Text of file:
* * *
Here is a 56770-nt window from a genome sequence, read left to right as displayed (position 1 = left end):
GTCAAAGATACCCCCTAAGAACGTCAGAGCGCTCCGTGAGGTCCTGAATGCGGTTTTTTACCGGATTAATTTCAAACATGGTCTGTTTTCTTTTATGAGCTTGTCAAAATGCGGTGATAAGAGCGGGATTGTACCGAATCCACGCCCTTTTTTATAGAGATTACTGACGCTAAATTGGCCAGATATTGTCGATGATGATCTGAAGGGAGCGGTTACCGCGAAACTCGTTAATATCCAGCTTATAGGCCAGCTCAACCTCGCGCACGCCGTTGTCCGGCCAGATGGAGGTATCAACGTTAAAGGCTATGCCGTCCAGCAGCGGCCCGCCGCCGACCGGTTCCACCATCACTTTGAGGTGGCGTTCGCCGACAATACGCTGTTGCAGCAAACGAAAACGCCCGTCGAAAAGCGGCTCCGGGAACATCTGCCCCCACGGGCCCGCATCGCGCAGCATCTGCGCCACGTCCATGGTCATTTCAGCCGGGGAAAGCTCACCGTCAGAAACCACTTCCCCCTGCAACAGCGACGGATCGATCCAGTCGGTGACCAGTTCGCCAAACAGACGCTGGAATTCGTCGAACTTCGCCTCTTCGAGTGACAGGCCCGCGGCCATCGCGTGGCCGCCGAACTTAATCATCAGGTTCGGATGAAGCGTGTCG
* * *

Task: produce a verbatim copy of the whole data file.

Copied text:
Here is a 56770-nt window from a genome sequence, read left to right as displayed (position 1 = left end):
GTCAAAGATACCCCCTAAGAACGTCAGAGCGCTCCGTGAGGTCCTGAATGCGGTTTTTTACCGGATTAATTTCAAACATGGTCTGTTTTCTTTTATGAGCTTGTCAAAATGCGGTGATAAGAGCGGGATTGTACCGAATCCACGCCCTTTTTTATAGAGATTACTGACGCTAAATTGGCCAGATATTGTCGATGATGATCTGAAGGGAGCGGTTACCGCGAAACTCGTTAATATCCAGCTTATAGGCCAGCTCAACCTCGCGCACGCCGTTGTCCGGCCAGATGGAGGTATCAACGTTAAAGGCTATGCCGTCCAGCAGCGGCCCGCCGCCGACCGGTTCCACCATCACTTTGAGGTGGCGTTCGCCGACAATACGCTGTTGCAGCAAACGAAAACGCCCGTCGAAAAGCGGCTCCGGGAACATCTGCCCCCACGGGCCCGCATCGCGCAGCATCTGCGCCACGTCCATGGTCATTTCAGCCGGGGAAAGCTCACCGTCAGAAACCACTTCCCCCTGCAACAGCGACGGATCGATCCAGTCGGTGACCAGTTCGCCAAACAGACGCTGGAATTCGTCGAACTTCGCCTCTTCGAGTGACAGGCCCGCGGCCATCGCGTGGCCGCCGAACTTAATCATCAGGTTCGGATGAAGCGTGTCG